Could someone tell me how much Amperes (Amps) the Retina MacBook Pro can deliver over USB?

I thought that one should be able to charge an iPad with a Retina MacBook which would mean that it should be about 1A minimum (probably rather 2-5A for an iPad3). However when I plug in my Android phone to charge, it does charge slower than on an 1A USB charger.

5 Answers 5


Macs with USB 2.0 from the last few years can generally provide 1.0A via USB. The USB 3.0 standard specifies 900mA; I suspect that USB3 Macs still provide 1A or even a little more. Note however, that in order for a device to actually draw that much, it must specifically request it from the bus. Apple's iDevices certainly do this, as you can see in System Profiler (as mentioned in the other answer). For a USB 2.0 device to request more than 500mA, it must implement a special protocol extension, which few devices follow. The reason those devices might still draw 1A from a pure charger is because they detect that the data lines are not connected in the usual way.

Likewise, the iPad only draws 1.0A when connected to a Mac (or even 500mA from most PCs), but 2.0A when connected to the special iPad charger. The charger has its data pins pulled to special indicator voltages via a potential divider, and the iPad only draws that much current if it detects this configuration to avoid damaging whatever it's plugged into.

  • 1
    Mac with USB2.0 ... generally provide 1.0A This KB article states it's 500mA for USB2.0. Do you have a source for the 1.0A number? Commented Feb 8, 2014 at 17:54
  • 1
    That's not true, when an iPad connect to macbook, it will give a 2.1A output. See this: support.apple.com/en-au/HT204377
    – Hunger
    Commented Mar 28, 2016 at 9:33

With the System Profiler you'll be able to know how much power does the USB delivers, and how much is required for each device connected to a USB. Under the Hardware tab, you'll find, listed, all the USB ports, and, within, all the devices connected to them. Just select one of those to get detailed information.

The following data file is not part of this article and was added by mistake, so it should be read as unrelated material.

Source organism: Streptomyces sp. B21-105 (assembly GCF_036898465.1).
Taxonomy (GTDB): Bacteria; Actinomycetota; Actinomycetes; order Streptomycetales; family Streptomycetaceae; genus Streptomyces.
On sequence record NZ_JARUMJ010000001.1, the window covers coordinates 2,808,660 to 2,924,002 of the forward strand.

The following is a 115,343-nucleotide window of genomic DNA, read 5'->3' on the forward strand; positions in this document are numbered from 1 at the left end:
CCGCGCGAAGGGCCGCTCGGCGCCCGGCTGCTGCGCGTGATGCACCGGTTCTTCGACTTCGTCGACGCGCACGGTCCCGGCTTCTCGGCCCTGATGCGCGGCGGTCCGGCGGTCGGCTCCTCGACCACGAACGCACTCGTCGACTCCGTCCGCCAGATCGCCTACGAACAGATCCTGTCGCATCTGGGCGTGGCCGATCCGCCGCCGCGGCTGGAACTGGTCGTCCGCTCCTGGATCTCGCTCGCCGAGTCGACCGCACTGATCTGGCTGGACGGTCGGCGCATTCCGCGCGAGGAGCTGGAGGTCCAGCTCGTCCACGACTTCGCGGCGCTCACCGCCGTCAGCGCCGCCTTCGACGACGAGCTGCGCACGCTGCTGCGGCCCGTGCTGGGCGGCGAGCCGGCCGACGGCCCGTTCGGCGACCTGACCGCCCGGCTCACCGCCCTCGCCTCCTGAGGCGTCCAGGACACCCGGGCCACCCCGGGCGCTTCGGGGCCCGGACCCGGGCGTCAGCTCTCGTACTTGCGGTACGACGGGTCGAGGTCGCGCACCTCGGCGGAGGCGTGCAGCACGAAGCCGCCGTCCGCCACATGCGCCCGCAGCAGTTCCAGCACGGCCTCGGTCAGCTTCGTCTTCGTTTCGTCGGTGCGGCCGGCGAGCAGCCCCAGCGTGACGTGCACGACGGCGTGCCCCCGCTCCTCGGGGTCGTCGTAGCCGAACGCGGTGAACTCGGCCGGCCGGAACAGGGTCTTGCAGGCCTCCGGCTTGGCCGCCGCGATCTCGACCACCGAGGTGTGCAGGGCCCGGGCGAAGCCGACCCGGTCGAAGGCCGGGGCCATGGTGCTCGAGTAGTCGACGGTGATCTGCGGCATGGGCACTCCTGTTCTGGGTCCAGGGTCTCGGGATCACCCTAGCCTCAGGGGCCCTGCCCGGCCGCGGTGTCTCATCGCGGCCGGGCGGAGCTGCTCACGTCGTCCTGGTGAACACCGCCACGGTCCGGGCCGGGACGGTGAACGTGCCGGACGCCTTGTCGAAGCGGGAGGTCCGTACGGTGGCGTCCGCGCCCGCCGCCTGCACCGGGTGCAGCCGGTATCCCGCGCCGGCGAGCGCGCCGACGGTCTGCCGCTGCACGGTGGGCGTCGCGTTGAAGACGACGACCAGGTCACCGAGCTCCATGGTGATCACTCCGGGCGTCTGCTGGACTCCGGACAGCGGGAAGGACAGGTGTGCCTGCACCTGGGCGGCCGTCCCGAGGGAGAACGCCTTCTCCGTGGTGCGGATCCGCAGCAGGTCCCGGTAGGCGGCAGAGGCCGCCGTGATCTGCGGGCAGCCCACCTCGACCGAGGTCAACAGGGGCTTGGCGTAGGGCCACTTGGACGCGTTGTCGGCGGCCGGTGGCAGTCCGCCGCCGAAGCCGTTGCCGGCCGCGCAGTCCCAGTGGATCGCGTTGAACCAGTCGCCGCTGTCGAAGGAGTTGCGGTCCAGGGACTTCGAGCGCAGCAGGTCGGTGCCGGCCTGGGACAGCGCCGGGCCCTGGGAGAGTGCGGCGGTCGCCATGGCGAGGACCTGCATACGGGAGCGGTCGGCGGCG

To open System Profiler just choose Apple Menu / About this Mac and clicking More Info, or go to Applications / Utilities.

  • "System Profiler" -- easiest way to find this is to use spotlight search; in Sierra the USB data is under "System Report..." button in System Profiler
    – jcollum
    Commented Apr 26, 2017 at 21:58

With a MacBook Pro (Retina, 15-inch, Early 2013)

I got this when charging an iPad, which is 2100mA in total.

enter image description here

  • Where did you get this information?
    – unom
    Commented Oct 22, 2015 at 22:48

I have a Late 2013 MacBook Pro. The output with a iPhone 7 Plus connected to the USB 3 Left port is 1.8 Amps. Verified using a USB power meter dongle. This only happens once the iPhone has booted. Before booting, the iPhone takes only .38 amps.

System profiler shows the following:

Current Available (mA): 500
Current Required (mA):  500
**Extra Operating Current (mA): 1600**
Sleep current (mA): 2100

So it seems the MacBook Pros can indeed output approximately 2 amps. Which should be enough to fast-charge at least the iPhone X.

Mac System Profiler outputs 1.8 Amps on USB


The maximum amount of power that your MacBook or Apple Display can provide depends on whether it has USB 2 or USB 3 ports.

  • USB 2 - 500mA
  • USB 3 - 900mA

See Using USB devices with your Mac for complete details.

System Information (Apple menu  > About This Mac) can give you more details about USB power.

  • Current Available is the default amount of power available to your device
  • Current Required is what the device is asking for
  • Extra Operating Current is extra current available to certain Apple devices like iPhones and iPads.

Source: https://support.apple.com/en-us/HT204377

enter image description here


The maximum amount of power is dependent on whether you have USB 2 or USB 3 ports, 500maA and 900mA respectively. However, if you plug in certain Apple devices, there is extra current available which your device can use. It's not generally available to all devices (like Android phones or tablets)

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